Ironically, learning Italian not only connects me both to present day feelings but also links me 
directly to feelings and events in my childhood. Some of these events are terrifying.

But certainly not all of them.  I think of all the funny sayings my mother had. For 
example, when something really nice happened to me (like when I met my wonderful husband) she 
would smile and say: "Li cascado lu caso sober le maccheroni." Translation: "The cheese fell right on 
the macaroni!"

For my parent's 50th wedding anniversary in 1999 I made them a book
of my grandparents' favorite sayings. 

Saying them aloud is a lot of fun. 

These days, I am even enjoying conjugating verbs: like essere (to be) and
mangiare (to eat)

and of course, amare (to love).

And I'm busy transcribing Italian into my journal:

“Stay in the now!”
Resta nell’ora!
“Each moment is a gift.”
Ogni momento è un regalo.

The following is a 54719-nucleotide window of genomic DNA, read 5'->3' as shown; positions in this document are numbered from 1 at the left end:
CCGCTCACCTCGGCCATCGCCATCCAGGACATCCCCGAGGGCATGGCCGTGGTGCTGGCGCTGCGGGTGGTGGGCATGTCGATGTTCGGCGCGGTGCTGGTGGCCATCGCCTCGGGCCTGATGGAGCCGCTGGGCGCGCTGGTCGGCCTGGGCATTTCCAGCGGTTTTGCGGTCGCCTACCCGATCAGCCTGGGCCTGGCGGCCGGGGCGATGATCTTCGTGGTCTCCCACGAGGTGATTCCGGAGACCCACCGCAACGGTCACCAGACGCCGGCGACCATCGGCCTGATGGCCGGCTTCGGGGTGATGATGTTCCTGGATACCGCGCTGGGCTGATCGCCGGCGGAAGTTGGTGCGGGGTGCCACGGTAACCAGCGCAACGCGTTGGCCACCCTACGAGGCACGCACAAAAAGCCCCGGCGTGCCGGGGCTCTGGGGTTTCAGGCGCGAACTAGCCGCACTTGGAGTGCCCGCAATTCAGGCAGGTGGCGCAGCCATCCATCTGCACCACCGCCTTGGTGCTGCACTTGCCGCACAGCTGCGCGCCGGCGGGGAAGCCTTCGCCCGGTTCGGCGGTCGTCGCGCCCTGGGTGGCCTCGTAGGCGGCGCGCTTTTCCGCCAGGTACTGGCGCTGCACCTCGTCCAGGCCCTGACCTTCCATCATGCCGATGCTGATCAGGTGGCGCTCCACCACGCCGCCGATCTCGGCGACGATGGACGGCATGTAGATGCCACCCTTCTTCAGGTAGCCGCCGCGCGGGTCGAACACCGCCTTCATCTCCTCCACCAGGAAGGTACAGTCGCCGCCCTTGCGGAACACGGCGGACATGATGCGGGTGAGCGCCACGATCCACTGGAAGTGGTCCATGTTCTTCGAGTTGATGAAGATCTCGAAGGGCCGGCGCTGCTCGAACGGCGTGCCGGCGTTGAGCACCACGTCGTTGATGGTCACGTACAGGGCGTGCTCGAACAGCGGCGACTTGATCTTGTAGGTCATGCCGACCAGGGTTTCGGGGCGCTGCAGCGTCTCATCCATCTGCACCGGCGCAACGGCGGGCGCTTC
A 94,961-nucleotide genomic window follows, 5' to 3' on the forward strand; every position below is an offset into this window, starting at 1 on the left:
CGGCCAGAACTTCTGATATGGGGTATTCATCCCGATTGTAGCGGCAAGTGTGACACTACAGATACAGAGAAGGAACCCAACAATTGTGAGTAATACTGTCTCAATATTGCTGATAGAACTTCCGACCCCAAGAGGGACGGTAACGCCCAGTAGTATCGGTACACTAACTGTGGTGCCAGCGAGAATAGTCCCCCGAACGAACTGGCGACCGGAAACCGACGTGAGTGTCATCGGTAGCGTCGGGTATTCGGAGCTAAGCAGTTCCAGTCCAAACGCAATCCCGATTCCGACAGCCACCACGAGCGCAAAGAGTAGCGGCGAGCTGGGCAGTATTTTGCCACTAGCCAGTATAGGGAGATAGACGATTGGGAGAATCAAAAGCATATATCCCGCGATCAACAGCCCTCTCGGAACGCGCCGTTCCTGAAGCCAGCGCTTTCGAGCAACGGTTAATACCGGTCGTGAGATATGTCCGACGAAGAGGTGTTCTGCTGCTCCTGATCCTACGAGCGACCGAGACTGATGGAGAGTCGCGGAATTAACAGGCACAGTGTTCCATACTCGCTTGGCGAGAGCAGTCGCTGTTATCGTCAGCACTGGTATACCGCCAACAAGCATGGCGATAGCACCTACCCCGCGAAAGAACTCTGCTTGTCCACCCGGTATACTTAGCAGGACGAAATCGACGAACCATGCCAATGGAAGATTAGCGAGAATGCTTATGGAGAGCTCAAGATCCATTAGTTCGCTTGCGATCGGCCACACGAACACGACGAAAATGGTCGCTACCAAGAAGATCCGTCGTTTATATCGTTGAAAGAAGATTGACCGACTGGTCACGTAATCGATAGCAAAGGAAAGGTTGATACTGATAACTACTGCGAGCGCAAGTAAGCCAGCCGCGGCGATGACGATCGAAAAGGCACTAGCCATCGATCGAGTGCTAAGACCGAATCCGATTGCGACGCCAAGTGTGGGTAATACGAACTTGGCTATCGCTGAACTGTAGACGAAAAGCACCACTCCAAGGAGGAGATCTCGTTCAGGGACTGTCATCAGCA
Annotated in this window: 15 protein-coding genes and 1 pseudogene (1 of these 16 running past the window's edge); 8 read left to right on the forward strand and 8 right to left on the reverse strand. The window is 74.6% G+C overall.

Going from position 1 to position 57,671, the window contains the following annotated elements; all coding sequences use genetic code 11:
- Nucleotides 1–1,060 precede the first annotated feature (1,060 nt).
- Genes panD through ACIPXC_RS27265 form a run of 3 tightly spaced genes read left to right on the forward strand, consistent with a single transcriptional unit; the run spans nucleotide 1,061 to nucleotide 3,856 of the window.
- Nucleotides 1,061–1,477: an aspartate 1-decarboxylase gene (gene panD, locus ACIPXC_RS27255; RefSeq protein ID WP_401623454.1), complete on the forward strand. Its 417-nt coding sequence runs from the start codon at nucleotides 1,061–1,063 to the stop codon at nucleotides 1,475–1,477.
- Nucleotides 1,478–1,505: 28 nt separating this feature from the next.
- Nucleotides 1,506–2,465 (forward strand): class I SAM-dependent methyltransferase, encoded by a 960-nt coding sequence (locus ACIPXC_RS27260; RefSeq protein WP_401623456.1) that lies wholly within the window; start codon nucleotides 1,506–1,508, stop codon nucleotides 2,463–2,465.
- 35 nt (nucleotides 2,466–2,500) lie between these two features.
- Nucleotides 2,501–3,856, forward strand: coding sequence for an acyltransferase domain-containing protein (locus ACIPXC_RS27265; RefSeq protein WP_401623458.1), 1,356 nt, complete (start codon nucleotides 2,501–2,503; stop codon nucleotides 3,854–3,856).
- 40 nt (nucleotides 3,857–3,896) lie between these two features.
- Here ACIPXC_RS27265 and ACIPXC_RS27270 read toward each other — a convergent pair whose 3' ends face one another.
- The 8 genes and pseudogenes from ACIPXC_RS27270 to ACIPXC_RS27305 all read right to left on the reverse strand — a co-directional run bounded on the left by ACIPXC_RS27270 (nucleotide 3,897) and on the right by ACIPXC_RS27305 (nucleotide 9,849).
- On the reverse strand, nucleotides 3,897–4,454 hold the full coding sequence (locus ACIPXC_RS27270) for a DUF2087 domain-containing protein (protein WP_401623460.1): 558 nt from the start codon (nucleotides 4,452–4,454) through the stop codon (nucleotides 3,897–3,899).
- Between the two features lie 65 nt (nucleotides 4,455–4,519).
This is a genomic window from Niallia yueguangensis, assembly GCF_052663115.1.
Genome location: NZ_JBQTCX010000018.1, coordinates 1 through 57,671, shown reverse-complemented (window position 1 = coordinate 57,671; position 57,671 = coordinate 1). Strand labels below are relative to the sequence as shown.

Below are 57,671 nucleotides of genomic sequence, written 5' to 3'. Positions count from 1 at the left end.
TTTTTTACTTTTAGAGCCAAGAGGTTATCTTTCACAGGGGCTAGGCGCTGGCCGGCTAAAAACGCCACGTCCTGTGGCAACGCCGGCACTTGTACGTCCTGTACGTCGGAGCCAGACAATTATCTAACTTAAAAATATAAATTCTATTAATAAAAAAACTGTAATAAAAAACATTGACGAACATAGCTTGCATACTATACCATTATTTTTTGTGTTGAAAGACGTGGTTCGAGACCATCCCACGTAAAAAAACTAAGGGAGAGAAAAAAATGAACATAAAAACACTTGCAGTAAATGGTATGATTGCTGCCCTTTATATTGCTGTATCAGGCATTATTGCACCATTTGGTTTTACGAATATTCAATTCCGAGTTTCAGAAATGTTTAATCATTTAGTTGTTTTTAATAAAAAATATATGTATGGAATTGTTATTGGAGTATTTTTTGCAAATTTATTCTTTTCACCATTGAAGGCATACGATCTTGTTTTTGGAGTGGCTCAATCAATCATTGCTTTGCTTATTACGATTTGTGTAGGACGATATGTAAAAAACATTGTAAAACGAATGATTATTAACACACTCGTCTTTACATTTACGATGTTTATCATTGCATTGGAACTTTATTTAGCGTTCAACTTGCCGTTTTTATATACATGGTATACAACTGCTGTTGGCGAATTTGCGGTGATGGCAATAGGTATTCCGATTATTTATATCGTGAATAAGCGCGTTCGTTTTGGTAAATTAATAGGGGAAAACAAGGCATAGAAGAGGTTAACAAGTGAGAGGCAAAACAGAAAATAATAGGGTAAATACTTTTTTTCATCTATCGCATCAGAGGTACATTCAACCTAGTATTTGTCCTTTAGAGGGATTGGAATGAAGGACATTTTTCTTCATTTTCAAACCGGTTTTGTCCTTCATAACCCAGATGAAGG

“Life is a precious flower.”
La vita è un fiore prezioso.

"Stay present."

Rimani presente.
“May you enjoy all the small miracles today!”
Che tu possa godere di tutti i piccoli miracoli ogni giorno!

I hope Mom and Dad are listening to me
speak and learn new words every day.

As I write this all of a sudden a wild rain starts to fall.

Could that be a sign?

Papà e mamma ti amo così tanto!
Dad and Mom I love you so much!

A few minutes later, I try to print out this file. But the only thing that appears is this photo of my parents and me!

Could this be another sign?

Thursday, February 20, 2020


If I could,
I would
plain black
lines scrawled
against the azure sky.

No matter what the
poetree need not
have a reason to
be other than
its vital urging to
stand tall
and call all to see
its full breathtaking

No paper wasted
(ah, trees saved)
Nor ink.
I think today
I am
satisfied that
I saw this sprawling bit
of God's beauty
and I knew enough
to bow down to it, and
be done speaking.

Wednesday, February 19, 2020

Babies? Boring? Hardly!

Some mornings when I wake up,

this thought comes to me:

"Oh gee, another boring day."

Thankfully, I get up at that moment

and a few minutes later,

armed with steaming coffee in my turquoise cup,